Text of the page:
Brainpaths is also desperately needed for individuals with conditions other than Dementia and Alzheimer’s, such as Autism, Attention Deficit Disorder, Parkinson’s, Multiple Sclerosis, Post Traumatic Stress and Traumatic Brain Injury. Join us on this exciting journey to make a difference in the lives of individuals with a healthy brain, as well as those suffering from all stages of brain disease, in an effort to keep the brain healthy and free of disease.
Brainpaths devices have pathways injected into plastic that allow users fingertips to indent into 3000 mechanoreceptors in each fingertip to fire and wire neurons in the brain. Persistent repetition of this tracing exercise strengthens synapse connections to improve memory. Stimulating the brain on a regular basis allows the brain to establish strong connections between neurons, increase memory, improve cognitive abilities and relieve stress, necessary for reading, mathematics and other areas of learning that require concentration and memory. As an added bonus, Brainpaths repetitive fingertip tracing provides a fine motor skills activity. Brainpaths is a USPTO patented device that provides ‘tactile touch’ in a concentrated, deliberate manner, using fingertips, the most stimulating part of the human body.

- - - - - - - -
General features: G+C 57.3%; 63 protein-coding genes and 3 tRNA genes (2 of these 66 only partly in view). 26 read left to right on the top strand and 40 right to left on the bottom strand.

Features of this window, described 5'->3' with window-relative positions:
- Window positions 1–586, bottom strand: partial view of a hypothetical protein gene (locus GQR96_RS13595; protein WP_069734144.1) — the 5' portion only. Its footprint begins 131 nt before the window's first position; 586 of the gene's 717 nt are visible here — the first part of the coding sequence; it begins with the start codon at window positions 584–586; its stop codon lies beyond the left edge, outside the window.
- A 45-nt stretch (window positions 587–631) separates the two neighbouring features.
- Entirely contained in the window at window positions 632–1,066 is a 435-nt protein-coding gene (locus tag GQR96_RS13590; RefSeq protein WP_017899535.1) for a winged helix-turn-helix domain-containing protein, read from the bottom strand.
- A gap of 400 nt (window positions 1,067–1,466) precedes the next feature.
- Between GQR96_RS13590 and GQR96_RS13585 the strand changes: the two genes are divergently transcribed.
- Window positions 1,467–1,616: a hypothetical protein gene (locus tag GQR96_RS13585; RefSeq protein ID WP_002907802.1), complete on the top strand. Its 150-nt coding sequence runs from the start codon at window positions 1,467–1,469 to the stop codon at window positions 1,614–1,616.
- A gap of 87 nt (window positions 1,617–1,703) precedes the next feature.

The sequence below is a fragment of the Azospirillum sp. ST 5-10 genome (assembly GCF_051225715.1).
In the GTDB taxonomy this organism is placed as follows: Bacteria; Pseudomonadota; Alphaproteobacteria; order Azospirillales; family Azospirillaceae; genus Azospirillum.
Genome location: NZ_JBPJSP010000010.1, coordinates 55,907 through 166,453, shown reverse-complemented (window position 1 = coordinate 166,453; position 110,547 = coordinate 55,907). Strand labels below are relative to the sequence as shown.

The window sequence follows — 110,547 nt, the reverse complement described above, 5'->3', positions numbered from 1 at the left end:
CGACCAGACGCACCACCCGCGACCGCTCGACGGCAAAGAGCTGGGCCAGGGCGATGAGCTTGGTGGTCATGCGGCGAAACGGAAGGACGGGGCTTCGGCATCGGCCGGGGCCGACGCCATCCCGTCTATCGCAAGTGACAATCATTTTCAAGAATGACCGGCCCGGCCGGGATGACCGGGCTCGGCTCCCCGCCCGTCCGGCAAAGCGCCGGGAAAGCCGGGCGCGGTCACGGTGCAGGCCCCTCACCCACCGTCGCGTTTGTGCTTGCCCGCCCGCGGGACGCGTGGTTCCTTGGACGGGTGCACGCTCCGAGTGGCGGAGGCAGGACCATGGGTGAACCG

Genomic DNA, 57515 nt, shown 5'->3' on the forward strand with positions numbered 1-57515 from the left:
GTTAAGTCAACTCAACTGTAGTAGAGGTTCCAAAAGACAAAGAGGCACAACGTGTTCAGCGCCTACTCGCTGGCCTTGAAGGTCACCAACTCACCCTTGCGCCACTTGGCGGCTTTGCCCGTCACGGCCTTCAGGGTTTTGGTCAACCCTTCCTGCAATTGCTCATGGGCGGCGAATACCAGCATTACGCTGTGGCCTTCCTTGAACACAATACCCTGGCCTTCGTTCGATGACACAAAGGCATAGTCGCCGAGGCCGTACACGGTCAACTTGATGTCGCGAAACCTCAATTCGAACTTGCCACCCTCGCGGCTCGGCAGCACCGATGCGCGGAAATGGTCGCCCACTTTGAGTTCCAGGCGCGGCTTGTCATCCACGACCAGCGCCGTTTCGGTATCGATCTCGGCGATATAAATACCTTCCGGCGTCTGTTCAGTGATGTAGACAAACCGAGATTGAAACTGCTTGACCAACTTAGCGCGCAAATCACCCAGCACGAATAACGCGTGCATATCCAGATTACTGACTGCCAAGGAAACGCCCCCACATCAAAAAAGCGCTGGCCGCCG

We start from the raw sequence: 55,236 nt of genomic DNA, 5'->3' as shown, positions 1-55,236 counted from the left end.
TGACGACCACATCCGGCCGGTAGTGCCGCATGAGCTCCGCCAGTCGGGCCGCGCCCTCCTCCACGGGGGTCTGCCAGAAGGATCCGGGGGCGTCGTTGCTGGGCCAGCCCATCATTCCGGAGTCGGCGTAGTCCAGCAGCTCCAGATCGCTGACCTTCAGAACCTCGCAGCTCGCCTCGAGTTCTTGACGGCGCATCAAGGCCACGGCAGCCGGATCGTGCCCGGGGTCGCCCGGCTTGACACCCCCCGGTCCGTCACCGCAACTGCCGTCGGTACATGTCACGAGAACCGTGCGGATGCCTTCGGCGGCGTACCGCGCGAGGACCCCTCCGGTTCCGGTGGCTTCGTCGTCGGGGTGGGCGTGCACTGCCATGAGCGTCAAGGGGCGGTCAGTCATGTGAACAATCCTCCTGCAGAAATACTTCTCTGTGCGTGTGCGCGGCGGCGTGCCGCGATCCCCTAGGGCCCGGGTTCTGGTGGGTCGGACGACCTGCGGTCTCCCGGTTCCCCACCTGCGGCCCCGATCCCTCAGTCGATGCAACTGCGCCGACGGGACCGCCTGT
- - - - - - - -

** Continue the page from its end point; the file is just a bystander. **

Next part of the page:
Each fingertip has more than 3,000 touch receptors, that respond primarily to pressure. These are packed in just under the surface of the skin, where each reports events in overlapping fields about one-tenth of an inch across. The entire trunk, by contrast, has about as many touch receptors as a single hand. When you touch something, indenting into 3000 mechanoreceptors repeatedly and persistently, neurons fire in the brain: neurons that fire together, wire together.
Take the simplest possible example–you are stroking your finger across a rather large A, which is raised as in braille and recognize it as A, with no peeking. As you stroke the letter, the skin is indented as it passes over the A. That causes several hundred neurons to fire, each one reporting pressure as the letter passes through its neural field (Handy Guide to Touch & Coding Sensory Information, Johns Hopkins Magazine, April 2005.)
The Skin is an Extension of the Brain
The effects of tactile stimulation on the structure of the brain can be appreciated by understanding that the skin is almost an extension of the brain, formed as it is from the same layer of tissue during the embryonic stage of life (Taylor, 1979:136). (Biosociology: An Emerging Pradigm, Anthony Walsh,1995)
A new study suggests there might be some truth to the use-it-or-lose-it hypothesis. The cells and connections that are used will survive and flourish, while cells and connections that are not used will wither and die (Dr. Jay Giedd MD, frontline interviews, PBS)